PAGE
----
Plus the artificial synapses can fire a billion times per second, compared to just 50 times a second for real brain synapses. “By having this efficiency, you open up the possibility of tackling more complex problems,” Schneider said. “You can make larger system without needing your own giant power station.”
The NIST synapse is a type of Josephson Junction, a sandwich of two superconductors around an insulating layer. Josephson Junctions have been around for a while, but makes these synapses special is that the insulating layer is packed with special magnetic clusters that allow the researchers to control how much energy is required to throw the switch, known as the critical current.
The magnetic clusters are “tunable” because they each have a particular spin, similar to magnetic orientation. When all of the clusters are oriented in different directions, the critical current is high. Using pulses from a magnetic field, though, the researchers can align the clusters’ orientation, lowering the critical current.
This tuning process is essential because it replicates the natural “learning” process of real synapses, in which frequent interactions result in a lower critical current. For now, Schneider and his team will tune the synapses manually to achieve greater efficiencies for neural network algorithms, but the ultimate goal is for the synapses to tune themselves organically through the frequency and quality of interactions within the circuit.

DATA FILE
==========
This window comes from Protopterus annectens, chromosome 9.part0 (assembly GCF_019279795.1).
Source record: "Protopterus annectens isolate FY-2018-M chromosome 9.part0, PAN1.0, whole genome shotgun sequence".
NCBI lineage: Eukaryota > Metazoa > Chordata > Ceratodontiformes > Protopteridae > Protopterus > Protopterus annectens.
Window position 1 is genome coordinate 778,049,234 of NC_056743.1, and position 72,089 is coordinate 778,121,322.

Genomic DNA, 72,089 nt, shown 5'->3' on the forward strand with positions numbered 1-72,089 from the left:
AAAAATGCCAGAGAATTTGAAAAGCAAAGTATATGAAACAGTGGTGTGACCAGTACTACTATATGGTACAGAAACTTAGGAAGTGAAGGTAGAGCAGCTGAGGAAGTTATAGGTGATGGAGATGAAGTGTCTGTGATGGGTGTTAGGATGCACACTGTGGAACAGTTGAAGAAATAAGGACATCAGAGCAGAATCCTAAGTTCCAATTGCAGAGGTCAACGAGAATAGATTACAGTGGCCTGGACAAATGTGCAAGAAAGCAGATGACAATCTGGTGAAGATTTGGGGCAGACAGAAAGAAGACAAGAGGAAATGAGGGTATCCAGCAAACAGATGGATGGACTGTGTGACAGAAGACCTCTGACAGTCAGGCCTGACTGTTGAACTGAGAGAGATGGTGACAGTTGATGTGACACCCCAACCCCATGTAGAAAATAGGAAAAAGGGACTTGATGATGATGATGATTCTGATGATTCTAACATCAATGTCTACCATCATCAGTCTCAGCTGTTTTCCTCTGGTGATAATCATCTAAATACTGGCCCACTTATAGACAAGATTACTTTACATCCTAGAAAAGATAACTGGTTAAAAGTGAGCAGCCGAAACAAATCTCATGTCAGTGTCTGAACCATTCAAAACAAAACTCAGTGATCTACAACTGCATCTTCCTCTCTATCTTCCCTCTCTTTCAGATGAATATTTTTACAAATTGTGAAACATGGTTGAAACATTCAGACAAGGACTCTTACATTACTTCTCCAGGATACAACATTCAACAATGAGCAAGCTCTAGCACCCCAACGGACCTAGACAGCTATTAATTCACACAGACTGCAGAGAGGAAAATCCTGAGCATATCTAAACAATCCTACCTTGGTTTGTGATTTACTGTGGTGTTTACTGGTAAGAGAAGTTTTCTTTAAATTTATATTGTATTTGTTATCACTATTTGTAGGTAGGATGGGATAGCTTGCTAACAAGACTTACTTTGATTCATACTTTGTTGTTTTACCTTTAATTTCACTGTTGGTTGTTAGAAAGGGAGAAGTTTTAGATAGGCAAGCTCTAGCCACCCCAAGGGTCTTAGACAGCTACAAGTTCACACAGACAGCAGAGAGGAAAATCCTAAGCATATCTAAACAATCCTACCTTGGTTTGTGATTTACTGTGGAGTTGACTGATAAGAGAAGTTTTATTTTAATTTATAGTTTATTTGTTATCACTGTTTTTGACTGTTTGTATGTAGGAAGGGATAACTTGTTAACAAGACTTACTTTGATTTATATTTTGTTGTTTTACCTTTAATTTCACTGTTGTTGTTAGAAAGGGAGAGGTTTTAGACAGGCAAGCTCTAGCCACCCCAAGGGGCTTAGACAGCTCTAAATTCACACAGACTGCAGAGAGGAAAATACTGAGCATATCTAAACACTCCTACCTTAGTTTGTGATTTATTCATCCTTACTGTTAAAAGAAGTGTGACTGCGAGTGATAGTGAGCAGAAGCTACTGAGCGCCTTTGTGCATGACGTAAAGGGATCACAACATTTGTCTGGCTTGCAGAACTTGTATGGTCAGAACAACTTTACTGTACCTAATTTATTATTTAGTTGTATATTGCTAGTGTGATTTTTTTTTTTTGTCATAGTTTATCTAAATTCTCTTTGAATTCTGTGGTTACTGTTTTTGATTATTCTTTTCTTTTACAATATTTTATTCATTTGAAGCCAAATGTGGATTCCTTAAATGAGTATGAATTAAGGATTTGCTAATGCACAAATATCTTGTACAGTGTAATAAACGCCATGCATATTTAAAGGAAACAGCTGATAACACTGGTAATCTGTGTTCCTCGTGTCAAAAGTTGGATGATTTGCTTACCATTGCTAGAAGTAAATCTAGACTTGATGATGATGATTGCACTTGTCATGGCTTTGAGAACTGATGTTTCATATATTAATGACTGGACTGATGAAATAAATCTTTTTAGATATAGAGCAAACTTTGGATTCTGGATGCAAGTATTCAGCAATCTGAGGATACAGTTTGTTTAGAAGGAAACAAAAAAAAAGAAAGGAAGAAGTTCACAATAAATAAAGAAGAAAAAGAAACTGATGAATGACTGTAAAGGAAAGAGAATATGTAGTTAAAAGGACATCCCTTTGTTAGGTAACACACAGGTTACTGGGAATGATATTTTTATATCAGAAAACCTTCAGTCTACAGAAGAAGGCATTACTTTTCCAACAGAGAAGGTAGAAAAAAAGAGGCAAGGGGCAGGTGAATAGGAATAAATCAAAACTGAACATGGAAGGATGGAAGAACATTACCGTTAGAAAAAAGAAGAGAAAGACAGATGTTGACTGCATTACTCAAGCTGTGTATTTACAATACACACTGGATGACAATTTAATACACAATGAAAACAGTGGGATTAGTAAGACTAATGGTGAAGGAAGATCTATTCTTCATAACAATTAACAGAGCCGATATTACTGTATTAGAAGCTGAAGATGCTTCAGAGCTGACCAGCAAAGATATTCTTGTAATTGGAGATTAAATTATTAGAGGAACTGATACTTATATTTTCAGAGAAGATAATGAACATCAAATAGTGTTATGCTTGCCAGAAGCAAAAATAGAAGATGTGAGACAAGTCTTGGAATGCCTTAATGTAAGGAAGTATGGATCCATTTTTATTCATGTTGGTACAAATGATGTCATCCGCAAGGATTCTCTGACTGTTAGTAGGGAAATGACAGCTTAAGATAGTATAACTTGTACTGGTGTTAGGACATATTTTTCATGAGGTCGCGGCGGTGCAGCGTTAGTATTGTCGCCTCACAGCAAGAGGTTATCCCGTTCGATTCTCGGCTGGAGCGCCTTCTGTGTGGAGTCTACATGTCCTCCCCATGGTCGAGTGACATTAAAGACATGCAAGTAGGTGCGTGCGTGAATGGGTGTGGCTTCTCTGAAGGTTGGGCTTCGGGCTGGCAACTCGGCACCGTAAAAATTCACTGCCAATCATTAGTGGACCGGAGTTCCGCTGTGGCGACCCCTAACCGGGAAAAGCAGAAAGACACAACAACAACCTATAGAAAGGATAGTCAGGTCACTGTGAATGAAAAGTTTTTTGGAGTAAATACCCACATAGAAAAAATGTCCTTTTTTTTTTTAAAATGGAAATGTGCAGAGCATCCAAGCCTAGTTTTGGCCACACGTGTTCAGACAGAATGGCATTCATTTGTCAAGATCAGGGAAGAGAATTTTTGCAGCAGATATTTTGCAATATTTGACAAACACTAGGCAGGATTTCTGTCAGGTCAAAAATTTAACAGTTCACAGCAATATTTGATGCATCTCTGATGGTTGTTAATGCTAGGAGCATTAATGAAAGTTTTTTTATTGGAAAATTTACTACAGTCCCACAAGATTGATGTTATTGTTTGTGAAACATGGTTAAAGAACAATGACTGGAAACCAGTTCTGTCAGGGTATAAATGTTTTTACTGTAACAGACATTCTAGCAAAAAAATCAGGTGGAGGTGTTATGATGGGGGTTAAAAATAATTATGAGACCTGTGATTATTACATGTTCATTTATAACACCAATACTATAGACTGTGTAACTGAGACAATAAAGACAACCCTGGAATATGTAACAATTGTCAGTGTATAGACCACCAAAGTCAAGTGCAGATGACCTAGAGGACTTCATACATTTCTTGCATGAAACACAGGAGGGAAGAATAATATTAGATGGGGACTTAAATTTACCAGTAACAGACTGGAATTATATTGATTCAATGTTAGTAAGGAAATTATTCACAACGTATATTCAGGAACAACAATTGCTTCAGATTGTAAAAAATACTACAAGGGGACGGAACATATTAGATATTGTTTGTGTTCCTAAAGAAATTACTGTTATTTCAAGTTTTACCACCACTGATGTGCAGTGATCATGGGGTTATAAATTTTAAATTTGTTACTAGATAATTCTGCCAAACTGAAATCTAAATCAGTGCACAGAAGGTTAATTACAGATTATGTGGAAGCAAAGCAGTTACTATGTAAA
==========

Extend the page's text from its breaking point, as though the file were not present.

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So how long until we have AI applications running on neuromorphic circuits? Sooner than you think. Schneider said most of the large-scale fabrication issues around manufacturing chips with millions or billions of artificial synapses have already been worked out by other researchers trying to make computers based on digital Josephson Junctions.
“We’re optimistic that we can start to scale these devices somewhat aggressively,” said Schneider, who puts the figure at between five and 10 years.
One drawback of the low-power artificial synapses is that they only work at 4 Kelvin (-452 F). That’s not a problem for applications hosted in data centers, where liquid-helium cryocooling is an option. But don’t expect to see neuromorphic processors in your cell phone or self-driving car.